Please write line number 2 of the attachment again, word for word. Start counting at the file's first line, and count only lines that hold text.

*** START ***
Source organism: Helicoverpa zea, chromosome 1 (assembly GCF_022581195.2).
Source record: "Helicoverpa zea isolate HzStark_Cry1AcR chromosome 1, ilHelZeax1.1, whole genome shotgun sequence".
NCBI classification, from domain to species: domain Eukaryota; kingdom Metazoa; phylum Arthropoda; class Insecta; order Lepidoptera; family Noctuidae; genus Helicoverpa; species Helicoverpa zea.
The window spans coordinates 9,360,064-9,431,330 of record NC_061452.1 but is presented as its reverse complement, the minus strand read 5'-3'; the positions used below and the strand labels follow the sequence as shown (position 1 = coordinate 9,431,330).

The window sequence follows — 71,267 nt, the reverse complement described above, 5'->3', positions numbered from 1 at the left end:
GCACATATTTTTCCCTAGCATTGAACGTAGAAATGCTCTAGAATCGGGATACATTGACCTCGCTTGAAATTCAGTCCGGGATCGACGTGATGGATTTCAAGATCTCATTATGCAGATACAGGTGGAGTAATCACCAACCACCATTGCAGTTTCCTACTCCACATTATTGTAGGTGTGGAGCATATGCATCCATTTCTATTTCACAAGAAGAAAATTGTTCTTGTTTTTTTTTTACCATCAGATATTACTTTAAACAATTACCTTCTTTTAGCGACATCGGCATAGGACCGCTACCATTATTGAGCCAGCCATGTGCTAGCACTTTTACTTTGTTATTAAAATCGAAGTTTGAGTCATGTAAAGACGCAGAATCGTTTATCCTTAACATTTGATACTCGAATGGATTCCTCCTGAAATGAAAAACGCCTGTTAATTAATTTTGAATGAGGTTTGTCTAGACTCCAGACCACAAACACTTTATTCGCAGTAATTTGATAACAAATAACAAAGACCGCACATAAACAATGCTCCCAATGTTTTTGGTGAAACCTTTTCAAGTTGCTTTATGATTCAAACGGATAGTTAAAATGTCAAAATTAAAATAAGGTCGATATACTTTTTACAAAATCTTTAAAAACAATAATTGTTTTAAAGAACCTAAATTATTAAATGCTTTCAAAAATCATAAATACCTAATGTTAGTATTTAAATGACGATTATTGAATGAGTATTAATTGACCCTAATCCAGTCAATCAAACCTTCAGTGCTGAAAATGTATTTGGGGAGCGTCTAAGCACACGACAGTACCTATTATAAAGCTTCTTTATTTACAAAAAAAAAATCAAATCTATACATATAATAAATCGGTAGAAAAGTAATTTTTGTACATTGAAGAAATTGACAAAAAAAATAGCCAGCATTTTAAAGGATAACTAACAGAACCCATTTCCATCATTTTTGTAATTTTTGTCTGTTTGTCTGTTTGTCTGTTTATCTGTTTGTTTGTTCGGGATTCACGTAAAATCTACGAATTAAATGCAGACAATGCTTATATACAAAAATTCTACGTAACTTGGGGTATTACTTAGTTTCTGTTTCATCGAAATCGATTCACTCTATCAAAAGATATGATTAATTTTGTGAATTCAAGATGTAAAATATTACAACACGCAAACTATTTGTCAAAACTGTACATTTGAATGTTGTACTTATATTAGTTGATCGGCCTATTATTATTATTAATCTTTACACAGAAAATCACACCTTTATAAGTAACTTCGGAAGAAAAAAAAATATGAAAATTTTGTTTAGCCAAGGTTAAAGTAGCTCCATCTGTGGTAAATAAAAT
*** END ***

Source record: "Helicoverpa zea isolate HzStark_Cry1AcR chromosome 1, ilHelZeax1.1, whole genome shotgun sequence".